This independently produced video shares the experiences of Michigan lesbian, bisexual, gay, transgendered, and queer people and their families. Developed by the Michigan Truth and Reconciliation Task Force, it is one of the resources offered by the Michigan Conference during a series of dialog and listening sessions called “Weaving Our Future.” These conversations are part of a United Methodist Church initiative on church unity and LBGTQ inclusion called, “A Way Forward..”
Statement Introducing the Truth and Reconciliation Video By Bishop David Alan Bard
The United Methodist Church does not condone the practice of homosexuality and considers this practice incompatible with Christian teaching. Those words from our current Book of Discipline have been and continue to be the subject of conversation and even of rancorous debate. Some view the statement as a faithful witness to the God of Jesus Christ who addresses human persons through the inspired words of Scripture. Others view the statement as in itself incompatible with Christian teaching centered in Jesus whose focus was on love of God and neighbor and whose ministry was often a ministry to those on the margins. Our differing views are pushing us to ask whether we can stay together as a United Methodist Church.
What becomes too easily forgotten in this debate are the other words in that same paragraph of The Book of Discipline. We affirm that all persons are individuals of sacred worth, created in the image of God. All persons need the ministry of the Church in their struggles for human fulfillment, as well as the spiritual and emotional care of a fellowship that enables reconciling relationships with God, with others, and with self…. We affirm God's grace is available to all. We will seek to live together in Christian community, welcoming, forgiving, and loving one another as Christ loved and accepted us. We implore families and churches not to reject or condemn lesbian and gay members and friends. We commit ourselves to be in ministry for and with all persons.
As we continue our conversations about LGBTQ persons and the future of the United Methodist Church (click here to find resources being used in the Michigan Area for such conversations: vimeo.com/237001047 ) we need to hear the voices of LGBTQ persons. If we are to be in ministry for and with all persons, including LGBTQ persons, we need to hear their voices. In the video you are about to see, you are given a unique opportunity to hear from LGBTQ persons and their families. You will hear about their experiences with the church. You will hear pain and anger. You may, at times, disagree with how these persons express their frustration and hurt, or disagree with their views on how the church should change, but the voices need to be heard. The experiences need to be listened to.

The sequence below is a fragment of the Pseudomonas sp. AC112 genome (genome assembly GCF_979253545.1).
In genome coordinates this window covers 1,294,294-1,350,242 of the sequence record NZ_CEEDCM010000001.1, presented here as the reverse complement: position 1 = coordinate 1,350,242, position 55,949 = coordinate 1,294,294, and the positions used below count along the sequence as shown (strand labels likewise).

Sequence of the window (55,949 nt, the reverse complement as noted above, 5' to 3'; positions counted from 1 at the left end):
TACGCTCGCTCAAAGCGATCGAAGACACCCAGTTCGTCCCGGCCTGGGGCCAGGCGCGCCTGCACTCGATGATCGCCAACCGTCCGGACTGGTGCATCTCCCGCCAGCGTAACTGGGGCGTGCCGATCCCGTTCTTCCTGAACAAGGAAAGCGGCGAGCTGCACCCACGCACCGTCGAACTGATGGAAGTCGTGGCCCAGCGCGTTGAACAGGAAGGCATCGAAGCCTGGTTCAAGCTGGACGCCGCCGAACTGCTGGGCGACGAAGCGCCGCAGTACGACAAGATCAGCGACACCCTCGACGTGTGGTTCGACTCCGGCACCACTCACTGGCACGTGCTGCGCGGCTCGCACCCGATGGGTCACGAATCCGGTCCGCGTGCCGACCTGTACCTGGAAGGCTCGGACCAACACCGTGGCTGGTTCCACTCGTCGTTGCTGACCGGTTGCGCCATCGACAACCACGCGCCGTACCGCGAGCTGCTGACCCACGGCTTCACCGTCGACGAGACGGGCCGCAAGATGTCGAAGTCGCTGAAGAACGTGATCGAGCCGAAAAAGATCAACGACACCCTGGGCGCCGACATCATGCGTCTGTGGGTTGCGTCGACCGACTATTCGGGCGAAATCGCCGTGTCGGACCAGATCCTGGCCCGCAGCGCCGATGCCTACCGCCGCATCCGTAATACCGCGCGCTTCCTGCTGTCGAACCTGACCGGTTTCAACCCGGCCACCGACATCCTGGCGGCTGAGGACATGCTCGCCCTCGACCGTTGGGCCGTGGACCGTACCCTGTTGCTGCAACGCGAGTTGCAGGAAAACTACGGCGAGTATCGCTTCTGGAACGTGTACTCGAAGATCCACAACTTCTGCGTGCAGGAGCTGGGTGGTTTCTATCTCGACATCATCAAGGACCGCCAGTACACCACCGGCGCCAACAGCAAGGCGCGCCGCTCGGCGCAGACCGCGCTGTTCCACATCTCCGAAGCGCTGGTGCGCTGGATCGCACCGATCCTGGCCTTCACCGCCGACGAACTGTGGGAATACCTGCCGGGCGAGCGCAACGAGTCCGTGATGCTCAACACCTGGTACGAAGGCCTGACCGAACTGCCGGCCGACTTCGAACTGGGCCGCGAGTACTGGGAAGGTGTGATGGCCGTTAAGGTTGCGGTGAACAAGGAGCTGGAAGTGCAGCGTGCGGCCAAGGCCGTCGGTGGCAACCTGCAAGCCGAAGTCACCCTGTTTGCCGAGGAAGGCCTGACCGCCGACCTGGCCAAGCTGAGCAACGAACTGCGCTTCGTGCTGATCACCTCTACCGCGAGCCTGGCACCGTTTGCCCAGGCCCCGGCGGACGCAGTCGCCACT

In reading the letters that make up a significant portion of our New Testament, we become aware that even in the earliest Jesus communities, there was conflict. The earliest church argued over issues such as the need for circumcision, or whether it was permissible to eat meat, a portion of which had been sacrificed at a pagan temple. In the midst of those contentious debates, the letter writers often encouraged gentleness. Paul, in his letter to Galatian Christian communities, includes gentleness among the fruits of the Spirit. As we continue to have conversations about LGBTQ inclusion and the unity of the United Methodist Church, can we be gentle with one another, can we do less harm to each other? As we seek to see all persons as created in the image of God, and as we commit ourselves to be in ministry with and for all persons, can we be gentle with one another, can we do less harm?
It is my hope that in viewing this video and listening to the voices within it, we can grow in grace, grow in ministry, grow in understanding, and grow in gentleness.